CAMP TONDIBIAH, Niger - With a bustling room of patients waiting to see the dentists, Staff Sgt. Humberto Rodriguez Jr., skillfully shuffles patients into the dental chair for a quick exam and anesthesia, if necessary, then sends them back to the waiting room to allow the medication to numb them before extracting a tooth as he grabs two more patients.
This scene takes place on a daily basis at the Camp Tondibiah dental clinic, where the team is part of a 12-person Air Force Reserve medical team in Niger as part of a humanitarian mission. The group deployed alongside the U.S. Marine Trans-Sahara Counter Terrorism Initiative Mobile Training Team.
Having this steady patient flow allows the two dentists to see as many patients as possible during their long and hot workday. For Sergeant Rodriguez, an individual mobilization augmentee dental technician assigned to the 59th Dental Squadron, Lackland Air Force Base, Texas, keeping the dental chairs filled up is one of his main objectives on the mission.
"I am the dental ambassador, making sure we have patient care and patients ready to go and that my dentists are busy at all times," said Sergeant Rodriguez. "My job is to maintain the dental clinic with supplies and make the dentist's job as easy as possible under these sometimes stressful conditions."
Sergeant Rodriguez is keeping the two dentists busy, as Lt. Col Victor Brown and Maj. Joe Alvarez are seeing approximately 65 patients a day and extracting 100 teeth. The team also takes time to give oral hygiene education and distribute tooth brushes to their patients.
Both dentists come to Niger with vast overseas humanitarian experience, albeit mostly in a civilian capacity.
Colonel Brown, 914th Aeromedical Staging Squadron, Niagara Falls International Airport/ Air Reserve Base, N.Y., has 17 humanitarian missions to Haiti under his belt, but this is the first time he's deployed overseas with the Air Force Reserve.
"The military adds another dimension to the mission, like protocol, military customs and force protection, but the end product is the same result," Colonel Brown said, "providing a service to answer a need."
One of the hurdles that can get in the way during a humanitarian mission in a foreign country is the language barrier. For the dental team, the answer to that problem is Hassana Hanafi, their Nigerien translator.
"One of our biggest challenges is communication," Colonel Brown said. "Without a translator we'd strike out. She's (Hanafi) the linchpin that holds it all together."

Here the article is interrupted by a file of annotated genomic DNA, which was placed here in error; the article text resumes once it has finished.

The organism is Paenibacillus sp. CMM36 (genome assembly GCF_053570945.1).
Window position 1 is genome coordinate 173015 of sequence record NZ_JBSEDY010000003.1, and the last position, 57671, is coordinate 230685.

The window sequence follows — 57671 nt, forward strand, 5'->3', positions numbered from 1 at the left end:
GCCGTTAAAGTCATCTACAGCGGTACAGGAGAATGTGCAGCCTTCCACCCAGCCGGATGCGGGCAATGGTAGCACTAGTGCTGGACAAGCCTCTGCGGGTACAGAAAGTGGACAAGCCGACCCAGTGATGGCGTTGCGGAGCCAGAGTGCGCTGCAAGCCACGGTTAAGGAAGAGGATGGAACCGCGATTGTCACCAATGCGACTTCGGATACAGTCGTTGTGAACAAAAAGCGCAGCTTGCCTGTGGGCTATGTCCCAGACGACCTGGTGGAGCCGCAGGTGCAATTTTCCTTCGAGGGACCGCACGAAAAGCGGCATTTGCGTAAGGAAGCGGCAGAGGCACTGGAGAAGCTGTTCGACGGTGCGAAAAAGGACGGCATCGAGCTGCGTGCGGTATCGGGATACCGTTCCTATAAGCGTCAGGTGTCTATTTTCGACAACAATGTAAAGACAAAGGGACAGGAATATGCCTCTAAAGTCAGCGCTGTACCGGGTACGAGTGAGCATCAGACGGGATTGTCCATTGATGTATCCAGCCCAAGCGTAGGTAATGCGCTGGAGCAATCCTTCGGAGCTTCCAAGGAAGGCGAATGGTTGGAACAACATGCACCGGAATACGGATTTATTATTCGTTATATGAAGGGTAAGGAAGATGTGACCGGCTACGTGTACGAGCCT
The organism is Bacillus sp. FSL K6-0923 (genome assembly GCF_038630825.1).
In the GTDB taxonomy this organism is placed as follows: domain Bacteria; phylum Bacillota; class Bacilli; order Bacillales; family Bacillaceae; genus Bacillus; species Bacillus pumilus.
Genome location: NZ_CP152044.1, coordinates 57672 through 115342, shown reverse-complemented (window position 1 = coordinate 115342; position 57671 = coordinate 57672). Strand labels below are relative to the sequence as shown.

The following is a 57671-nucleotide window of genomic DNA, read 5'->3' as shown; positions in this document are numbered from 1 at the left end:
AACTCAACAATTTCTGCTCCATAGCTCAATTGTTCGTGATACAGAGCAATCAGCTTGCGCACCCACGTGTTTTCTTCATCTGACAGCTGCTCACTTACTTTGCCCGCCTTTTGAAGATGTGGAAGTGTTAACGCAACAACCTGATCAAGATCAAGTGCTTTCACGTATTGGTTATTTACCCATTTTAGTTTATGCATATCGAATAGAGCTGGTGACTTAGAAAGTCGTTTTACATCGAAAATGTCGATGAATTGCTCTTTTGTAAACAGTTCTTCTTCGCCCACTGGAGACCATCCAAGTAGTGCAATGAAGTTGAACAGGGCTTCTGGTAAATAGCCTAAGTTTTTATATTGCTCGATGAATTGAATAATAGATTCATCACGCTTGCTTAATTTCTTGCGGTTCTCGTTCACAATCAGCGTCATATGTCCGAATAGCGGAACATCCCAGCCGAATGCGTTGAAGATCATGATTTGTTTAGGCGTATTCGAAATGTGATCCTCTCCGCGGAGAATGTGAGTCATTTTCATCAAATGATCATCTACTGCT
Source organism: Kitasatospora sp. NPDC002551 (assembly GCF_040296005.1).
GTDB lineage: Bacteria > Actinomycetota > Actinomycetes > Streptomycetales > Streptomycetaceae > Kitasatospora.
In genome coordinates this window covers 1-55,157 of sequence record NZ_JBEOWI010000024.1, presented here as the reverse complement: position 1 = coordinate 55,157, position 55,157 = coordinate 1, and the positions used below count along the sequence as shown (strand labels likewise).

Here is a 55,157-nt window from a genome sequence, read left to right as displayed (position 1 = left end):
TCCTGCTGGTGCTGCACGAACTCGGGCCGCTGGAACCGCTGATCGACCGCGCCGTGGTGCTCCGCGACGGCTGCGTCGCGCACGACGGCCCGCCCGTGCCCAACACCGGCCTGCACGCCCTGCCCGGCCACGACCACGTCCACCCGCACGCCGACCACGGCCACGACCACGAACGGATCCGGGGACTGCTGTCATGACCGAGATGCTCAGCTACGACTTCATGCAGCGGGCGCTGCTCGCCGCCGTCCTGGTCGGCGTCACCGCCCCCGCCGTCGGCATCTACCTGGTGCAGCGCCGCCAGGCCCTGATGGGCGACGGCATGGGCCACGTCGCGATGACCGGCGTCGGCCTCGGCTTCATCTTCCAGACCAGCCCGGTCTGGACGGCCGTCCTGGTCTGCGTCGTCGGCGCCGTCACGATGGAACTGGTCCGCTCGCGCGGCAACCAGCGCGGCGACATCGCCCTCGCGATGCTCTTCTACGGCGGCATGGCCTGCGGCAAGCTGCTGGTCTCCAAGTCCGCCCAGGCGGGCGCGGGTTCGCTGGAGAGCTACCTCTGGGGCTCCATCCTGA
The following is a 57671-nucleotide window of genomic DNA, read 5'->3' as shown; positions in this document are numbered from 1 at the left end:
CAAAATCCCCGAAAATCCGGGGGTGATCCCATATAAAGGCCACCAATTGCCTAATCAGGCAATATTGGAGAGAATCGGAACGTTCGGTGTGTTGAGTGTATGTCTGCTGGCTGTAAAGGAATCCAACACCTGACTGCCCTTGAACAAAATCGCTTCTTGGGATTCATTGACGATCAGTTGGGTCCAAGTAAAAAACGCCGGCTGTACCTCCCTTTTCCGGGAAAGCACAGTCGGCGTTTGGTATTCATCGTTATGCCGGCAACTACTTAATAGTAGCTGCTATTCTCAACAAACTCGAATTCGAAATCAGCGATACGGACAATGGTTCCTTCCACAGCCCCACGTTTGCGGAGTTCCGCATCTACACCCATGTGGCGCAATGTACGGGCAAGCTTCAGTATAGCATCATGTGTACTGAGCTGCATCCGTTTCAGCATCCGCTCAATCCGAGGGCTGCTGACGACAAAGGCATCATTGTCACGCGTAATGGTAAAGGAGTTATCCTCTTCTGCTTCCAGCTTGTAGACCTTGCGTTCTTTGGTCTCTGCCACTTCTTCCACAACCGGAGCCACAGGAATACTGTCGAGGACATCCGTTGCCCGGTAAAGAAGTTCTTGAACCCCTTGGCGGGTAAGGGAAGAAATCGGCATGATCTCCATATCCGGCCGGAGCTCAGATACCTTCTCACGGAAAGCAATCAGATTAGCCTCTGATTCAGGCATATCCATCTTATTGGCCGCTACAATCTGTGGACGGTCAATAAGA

For Mrs. Hanafi it's an opportunity to help her fellow countrymen and to practice English with Americans. "I have never traveled outside of Niger," Mrs. Hanafi said. "I learned my English in Niger by Nigerien people. I'm very glad. I'm helping my people and I'm improving my English."
One of Mrs. Hanafi's fellow Nigeriens who received dental care was Moun Kaila, a farmer who lives in Tondi Koirai, one of the eight villages the reservists are serving on this mission.
"We are too happy," Mr. Kaila said with the help of Mrs. Hanafi's translation. "I have been suffering with tooth pain for a long time. I couldn't even farm because of the pain."
For the second dentist on the team, Maj. Alvarez, his dentistry and humanitarian work has taken him around the world. "I don't know many people that have been able to practice dentistry on four continents," Maj. Alvarez said. "I can thank the Air Force Reserve for this."
"The biggest difference is that when you're wearing a uniform, you're representing the United States and all that that entails," he said. "It gives you pride. We're like ambassadors for our country."
One of the things that make this three-man office work so efficiently is they all genuinely work well with one another, although they only met when they first arrived in Niger Aug. 5.
"We have great esprit de corps and high morale," Maj. Alvarez said. "We're like a band of brothers. Even though we're busy all day, we still take time to joke around. Sometimes when we break for lunch, we can't believe half the day is gone." When working in a foreign country, medical people are often faced with new situations, both culturally and medically. For the dental team, treating every patient is sometimes a challenge.
"It's intense. The hardest part is that you have to do anything that comes in the door with limited supplies and equipment," Maj. Alvarez said. "We've risen to that challenge by exchanging ideas and techniques between ourselves."
Another thing the group agrees on is that working this humanitarian mission will be an unforgettable experience.
"By far this is the best tour I've been on in my military career," Maj. Alvarez said. "From the people I'm working with to the people I'm working on, everything's been an experience of a lifetime."
"I thank the Air Force Reserve for this chance," Colonel Brown said. "It's enriched my life more than anything I'll ever be able to contribute."